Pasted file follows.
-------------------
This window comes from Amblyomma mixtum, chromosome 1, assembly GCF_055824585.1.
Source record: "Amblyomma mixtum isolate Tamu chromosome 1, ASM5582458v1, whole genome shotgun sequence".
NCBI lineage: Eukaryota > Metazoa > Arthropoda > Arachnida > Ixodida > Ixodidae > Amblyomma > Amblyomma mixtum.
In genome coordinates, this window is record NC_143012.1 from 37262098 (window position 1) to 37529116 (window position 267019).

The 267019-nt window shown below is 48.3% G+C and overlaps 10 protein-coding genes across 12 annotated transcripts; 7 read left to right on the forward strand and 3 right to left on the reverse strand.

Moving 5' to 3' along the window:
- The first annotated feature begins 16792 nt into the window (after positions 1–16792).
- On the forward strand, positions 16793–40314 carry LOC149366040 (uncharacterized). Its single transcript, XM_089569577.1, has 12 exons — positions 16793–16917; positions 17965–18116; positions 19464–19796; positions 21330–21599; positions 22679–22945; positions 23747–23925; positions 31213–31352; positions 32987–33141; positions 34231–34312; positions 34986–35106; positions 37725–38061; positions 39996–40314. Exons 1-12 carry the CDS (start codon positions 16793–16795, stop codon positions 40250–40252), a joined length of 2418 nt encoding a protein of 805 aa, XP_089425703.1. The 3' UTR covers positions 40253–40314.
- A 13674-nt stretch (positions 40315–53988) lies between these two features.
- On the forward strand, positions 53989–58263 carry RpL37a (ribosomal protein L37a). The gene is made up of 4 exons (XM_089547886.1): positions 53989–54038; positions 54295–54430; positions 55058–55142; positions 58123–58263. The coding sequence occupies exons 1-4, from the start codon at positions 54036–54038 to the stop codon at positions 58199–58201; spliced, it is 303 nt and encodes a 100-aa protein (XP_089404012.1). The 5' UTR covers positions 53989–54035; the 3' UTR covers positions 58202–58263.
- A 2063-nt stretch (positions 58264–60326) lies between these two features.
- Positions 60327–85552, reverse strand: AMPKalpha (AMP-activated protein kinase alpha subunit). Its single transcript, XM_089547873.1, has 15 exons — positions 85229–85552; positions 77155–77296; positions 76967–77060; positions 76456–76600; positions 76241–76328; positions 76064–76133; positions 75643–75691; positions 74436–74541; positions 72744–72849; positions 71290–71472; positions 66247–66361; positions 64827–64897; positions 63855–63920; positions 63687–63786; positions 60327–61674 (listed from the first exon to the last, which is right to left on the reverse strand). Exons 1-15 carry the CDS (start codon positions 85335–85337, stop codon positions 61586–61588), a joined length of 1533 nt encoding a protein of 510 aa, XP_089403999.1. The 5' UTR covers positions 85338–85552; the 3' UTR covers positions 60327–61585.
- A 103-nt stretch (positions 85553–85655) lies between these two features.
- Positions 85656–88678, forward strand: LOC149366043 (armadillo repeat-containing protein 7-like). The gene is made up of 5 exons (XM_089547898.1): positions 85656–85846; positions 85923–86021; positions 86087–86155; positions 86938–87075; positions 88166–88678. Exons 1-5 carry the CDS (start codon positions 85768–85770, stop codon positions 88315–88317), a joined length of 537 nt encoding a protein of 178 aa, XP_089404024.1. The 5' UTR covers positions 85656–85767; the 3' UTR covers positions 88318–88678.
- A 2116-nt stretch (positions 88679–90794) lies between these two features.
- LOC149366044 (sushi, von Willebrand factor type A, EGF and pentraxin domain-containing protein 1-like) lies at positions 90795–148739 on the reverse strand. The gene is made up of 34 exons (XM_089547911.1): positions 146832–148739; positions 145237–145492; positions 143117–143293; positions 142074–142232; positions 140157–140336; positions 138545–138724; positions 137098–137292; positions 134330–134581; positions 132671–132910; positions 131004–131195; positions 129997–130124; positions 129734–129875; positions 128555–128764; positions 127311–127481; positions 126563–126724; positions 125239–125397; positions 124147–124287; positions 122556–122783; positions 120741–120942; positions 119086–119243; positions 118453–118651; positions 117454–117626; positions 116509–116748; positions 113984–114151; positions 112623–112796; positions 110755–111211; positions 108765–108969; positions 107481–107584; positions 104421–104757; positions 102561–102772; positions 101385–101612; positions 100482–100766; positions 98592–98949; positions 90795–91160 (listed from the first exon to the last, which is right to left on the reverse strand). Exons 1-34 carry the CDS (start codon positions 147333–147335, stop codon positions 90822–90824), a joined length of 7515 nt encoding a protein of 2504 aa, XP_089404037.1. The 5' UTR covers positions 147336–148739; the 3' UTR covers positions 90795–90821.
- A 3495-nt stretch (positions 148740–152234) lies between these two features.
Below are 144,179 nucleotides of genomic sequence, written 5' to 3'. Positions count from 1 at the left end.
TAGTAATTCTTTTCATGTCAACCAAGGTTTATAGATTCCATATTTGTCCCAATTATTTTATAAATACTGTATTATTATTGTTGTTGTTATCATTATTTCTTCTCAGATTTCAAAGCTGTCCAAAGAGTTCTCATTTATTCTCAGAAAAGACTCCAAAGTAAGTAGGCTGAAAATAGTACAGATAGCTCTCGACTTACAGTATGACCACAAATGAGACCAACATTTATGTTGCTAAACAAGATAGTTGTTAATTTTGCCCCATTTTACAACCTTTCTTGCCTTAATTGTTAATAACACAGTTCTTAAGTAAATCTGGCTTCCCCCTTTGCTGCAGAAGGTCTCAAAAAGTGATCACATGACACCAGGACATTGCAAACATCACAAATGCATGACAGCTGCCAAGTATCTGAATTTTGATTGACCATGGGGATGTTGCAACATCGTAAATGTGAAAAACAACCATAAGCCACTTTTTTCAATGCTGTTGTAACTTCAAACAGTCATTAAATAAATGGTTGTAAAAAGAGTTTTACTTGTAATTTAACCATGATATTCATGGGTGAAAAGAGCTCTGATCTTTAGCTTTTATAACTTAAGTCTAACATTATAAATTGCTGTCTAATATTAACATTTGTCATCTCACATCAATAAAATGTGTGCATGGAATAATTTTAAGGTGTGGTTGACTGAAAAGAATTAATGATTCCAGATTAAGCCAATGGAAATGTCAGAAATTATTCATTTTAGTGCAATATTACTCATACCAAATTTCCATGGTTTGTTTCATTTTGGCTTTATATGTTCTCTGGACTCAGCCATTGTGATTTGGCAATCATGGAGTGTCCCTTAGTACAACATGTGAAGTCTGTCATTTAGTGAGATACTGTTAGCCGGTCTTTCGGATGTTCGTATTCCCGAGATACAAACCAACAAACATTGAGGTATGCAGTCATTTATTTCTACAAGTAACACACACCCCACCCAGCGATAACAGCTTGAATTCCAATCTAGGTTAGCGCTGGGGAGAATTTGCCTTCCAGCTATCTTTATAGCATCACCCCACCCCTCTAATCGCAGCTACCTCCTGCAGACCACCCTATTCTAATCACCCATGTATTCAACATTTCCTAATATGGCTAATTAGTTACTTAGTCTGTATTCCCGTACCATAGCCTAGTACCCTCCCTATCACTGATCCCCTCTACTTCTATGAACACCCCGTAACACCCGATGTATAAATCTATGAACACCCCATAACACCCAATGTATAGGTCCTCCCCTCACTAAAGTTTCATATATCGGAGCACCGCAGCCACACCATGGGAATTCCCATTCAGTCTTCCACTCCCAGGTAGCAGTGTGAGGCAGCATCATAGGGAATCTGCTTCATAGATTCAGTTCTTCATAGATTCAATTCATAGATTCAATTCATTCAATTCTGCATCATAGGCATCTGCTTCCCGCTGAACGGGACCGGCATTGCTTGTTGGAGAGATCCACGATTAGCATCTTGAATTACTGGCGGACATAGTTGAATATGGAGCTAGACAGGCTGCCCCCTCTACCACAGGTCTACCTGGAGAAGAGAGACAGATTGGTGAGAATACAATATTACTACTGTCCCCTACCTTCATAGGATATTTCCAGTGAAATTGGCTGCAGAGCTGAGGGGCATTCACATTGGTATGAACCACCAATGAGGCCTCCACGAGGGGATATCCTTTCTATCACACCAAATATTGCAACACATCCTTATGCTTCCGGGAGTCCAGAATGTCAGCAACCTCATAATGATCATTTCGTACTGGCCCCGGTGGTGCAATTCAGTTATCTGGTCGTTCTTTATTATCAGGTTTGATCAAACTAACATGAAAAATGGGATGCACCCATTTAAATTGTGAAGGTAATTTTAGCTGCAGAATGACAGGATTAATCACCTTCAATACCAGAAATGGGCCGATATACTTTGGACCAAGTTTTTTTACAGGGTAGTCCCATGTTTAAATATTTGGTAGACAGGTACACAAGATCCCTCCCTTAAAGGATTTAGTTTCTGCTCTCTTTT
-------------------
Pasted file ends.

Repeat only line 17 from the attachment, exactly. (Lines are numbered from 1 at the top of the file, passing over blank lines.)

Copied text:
- A 3495-nt stretch (positions 148740–152234) lies between these two features.